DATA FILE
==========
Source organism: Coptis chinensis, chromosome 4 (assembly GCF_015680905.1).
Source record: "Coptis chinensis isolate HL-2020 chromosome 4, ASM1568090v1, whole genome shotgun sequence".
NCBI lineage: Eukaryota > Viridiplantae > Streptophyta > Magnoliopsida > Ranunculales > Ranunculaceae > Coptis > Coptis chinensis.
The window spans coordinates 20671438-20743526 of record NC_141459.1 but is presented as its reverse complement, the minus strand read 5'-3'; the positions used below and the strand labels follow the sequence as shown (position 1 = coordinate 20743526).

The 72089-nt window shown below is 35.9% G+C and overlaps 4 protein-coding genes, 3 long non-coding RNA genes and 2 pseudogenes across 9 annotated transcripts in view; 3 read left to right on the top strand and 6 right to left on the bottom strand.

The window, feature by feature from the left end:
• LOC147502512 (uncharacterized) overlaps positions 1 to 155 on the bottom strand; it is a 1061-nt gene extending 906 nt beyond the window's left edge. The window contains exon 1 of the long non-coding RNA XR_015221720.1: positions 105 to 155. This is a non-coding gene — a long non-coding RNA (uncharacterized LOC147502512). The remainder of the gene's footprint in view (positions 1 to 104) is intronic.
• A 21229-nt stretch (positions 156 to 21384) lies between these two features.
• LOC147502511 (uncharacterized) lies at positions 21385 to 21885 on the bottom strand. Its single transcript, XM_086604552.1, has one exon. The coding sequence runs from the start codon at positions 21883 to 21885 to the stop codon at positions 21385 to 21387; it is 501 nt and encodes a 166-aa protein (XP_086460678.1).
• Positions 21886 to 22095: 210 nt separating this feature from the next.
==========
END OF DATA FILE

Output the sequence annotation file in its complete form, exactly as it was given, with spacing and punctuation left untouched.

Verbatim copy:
Source organism: Coptis chinensis, chromosome 4 (assembly GCF_015680905.1).
Source record: "Coptis chinensis isolate HL-2020 chromosome 4, ASM1568090v1, whole genome shotgun sequence".
NCBI lineage: Eukaryota > Viridiplantae > Streptophyta > Magnoliopsida > Ranunculales > Ranunculaceae > Coptis > Coptis chinensis.
The window spans coordinates 20671438-20743526 of record NC_141459.1 but is presented as its reverse complement, the minus strand read 5'-3'; the positions used below and the strand labels follow the sequence as shown (position 1 = coordinate 20743526).

The 72089-nt window shown below is 35.9% G+C and overlaps 4 protein-coding genes, 3 long non-coding RNA genes and 2 pseudogenes across 9 annotated transcripts in view; 3 read left to right on the top strand and 6 right to left on the bottom strand.

The window, feature by feature from the left end:
• LOC147502512 (uncharacterized) overlaps positions 1 to 155 on the bottom strand; it is a 1061-nt gene extending 906 nt beyond the window's left edge. The window contains exon 1 of the long non-coding RNA XR_015221720.1: positions 105 to 155. This is a non-coding gene — a long non-coding RNA (uncharacterized LOC147502512). The remainder of the gene's footprint in view (positions 1 to 104) is intronic.
• A 21229-nt stretch (positions 156 to 21384) lies between these two features.
• LOC147502511 (uncharacterized) lies at positions 21385 to 21885 on the bottom strand. Its single transcript, XM_086604552.1, has one exon. The coding sequence runs from the start codon at positions 21883 to 21885 to the stop codon at positions 21385 to 21387; it is 501 nt and encodes a 166-aa protein (XP_086460678.1).
• Positions 21886 to 22095: 210 nt separating this feature from the next.